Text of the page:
Frances Anne Hopkins

Frances Anne Hopkins (February 2, 1838 March 5, 1919) was a British painter. She was the third of Frederick William Beechey's five children.[1] In 1858, she married a Hudson's Bay Company official, Edward Hopkins, whose work took him to North America. Hopkins travelled alongside with him. While sailing, she was able to sketch extensively, therefore, capturing a now lost way of living – the last days of the fur trade.[2]

Frances Anne Hopkins, 1863, by William Notman

Hopkins painted actively during the 1860s and '70s.[3] Her best-known works are several large paintings made from her sketches. She portrayed a voyageur's life in the mid-nineteenth century.[4] Hopkins, however, remained relatively unknown until recently. At the same time, considering that, she was an artist placed in a context where gender-imposed restrictions were prevalent. In fact, Frances Anne Hopkins was dubbed as a woman who "staked out an identity based on difference: a woman in a group of men."[5] Her works were featured at exhibitions of the Art Association of Montreal, followed by, eleven exhibitions at the Royal Academy in London.[6]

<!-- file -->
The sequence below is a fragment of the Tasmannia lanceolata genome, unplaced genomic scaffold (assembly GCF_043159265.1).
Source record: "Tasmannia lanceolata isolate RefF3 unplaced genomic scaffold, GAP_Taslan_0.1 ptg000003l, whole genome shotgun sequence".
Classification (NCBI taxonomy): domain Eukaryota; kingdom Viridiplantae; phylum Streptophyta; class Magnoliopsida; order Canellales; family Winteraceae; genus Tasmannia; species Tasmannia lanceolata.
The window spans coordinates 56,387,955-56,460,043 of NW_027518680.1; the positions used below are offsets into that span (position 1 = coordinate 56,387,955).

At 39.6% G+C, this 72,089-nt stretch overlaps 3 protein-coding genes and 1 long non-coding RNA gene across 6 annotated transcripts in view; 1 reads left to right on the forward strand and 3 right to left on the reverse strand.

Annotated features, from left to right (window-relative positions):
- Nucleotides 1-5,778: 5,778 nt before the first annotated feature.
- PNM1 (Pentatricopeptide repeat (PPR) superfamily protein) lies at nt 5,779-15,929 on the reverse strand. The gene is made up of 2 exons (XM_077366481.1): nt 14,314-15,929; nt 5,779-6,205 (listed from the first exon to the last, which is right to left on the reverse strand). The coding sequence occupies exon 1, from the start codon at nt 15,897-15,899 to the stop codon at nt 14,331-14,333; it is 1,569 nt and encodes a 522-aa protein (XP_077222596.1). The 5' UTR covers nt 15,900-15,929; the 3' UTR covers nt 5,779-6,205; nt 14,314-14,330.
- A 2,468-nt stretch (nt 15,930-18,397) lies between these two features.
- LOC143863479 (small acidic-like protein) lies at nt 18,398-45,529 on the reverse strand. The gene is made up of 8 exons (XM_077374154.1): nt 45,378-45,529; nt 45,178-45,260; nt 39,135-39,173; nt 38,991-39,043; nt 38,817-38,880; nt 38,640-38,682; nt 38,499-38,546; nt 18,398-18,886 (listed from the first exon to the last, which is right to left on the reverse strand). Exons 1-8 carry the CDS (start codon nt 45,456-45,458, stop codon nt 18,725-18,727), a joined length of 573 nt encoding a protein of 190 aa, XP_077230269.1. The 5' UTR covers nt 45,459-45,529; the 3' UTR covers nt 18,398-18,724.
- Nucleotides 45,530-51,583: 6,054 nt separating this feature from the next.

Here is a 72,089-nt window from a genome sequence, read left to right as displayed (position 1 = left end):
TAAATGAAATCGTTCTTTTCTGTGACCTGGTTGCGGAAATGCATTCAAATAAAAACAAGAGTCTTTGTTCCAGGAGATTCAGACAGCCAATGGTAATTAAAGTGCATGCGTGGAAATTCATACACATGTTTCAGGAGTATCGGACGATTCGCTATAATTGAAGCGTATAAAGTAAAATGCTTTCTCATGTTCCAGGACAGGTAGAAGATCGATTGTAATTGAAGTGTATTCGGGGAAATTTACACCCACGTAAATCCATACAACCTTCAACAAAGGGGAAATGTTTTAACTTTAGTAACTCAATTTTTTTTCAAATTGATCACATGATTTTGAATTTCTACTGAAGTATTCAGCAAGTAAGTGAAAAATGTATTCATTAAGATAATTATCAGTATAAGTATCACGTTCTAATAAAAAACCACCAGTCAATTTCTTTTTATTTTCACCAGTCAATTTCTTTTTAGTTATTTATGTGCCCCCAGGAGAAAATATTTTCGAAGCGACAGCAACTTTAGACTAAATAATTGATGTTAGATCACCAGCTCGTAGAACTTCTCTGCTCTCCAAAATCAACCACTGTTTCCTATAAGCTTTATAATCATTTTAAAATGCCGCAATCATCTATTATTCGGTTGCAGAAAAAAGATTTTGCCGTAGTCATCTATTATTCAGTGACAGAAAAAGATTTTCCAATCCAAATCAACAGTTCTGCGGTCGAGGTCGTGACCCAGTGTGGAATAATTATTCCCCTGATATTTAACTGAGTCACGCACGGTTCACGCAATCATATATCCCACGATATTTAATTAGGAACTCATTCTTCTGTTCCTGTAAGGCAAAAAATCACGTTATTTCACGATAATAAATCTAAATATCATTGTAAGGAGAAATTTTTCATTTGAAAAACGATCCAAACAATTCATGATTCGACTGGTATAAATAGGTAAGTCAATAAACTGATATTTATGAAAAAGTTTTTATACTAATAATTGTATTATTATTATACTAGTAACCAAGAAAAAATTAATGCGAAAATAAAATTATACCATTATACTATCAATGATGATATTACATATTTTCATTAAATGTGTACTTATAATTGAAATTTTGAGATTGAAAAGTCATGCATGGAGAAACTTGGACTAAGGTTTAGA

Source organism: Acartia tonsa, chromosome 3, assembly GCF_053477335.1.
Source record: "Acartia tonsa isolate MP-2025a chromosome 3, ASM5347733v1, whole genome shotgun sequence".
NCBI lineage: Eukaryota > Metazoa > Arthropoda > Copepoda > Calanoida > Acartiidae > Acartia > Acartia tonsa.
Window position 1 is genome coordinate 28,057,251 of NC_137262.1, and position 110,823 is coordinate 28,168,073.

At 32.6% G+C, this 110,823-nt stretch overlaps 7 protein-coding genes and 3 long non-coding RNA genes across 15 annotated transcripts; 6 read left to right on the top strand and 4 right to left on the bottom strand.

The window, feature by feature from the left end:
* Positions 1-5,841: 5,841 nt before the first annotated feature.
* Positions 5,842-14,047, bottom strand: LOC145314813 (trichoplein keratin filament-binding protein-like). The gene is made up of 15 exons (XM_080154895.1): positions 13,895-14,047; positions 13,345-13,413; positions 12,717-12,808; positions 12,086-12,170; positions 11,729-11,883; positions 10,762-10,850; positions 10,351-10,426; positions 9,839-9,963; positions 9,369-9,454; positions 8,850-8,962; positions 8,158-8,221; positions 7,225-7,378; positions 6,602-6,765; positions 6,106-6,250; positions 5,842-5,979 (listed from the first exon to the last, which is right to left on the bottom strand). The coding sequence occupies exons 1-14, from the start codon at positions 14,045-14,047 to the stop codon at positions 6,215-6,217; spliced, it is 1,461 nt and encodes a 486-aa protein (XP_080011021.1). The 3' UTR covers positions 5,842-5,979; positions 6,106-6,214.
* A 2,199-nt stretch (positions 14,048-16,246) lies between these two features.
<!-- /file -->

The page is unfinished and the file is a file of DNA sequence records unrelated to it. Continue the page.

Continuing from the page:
The Hopkins family returned to England in 1870 where she lived until her death. Hopkins was an artist able to record an important aspect of Canadian history.[7]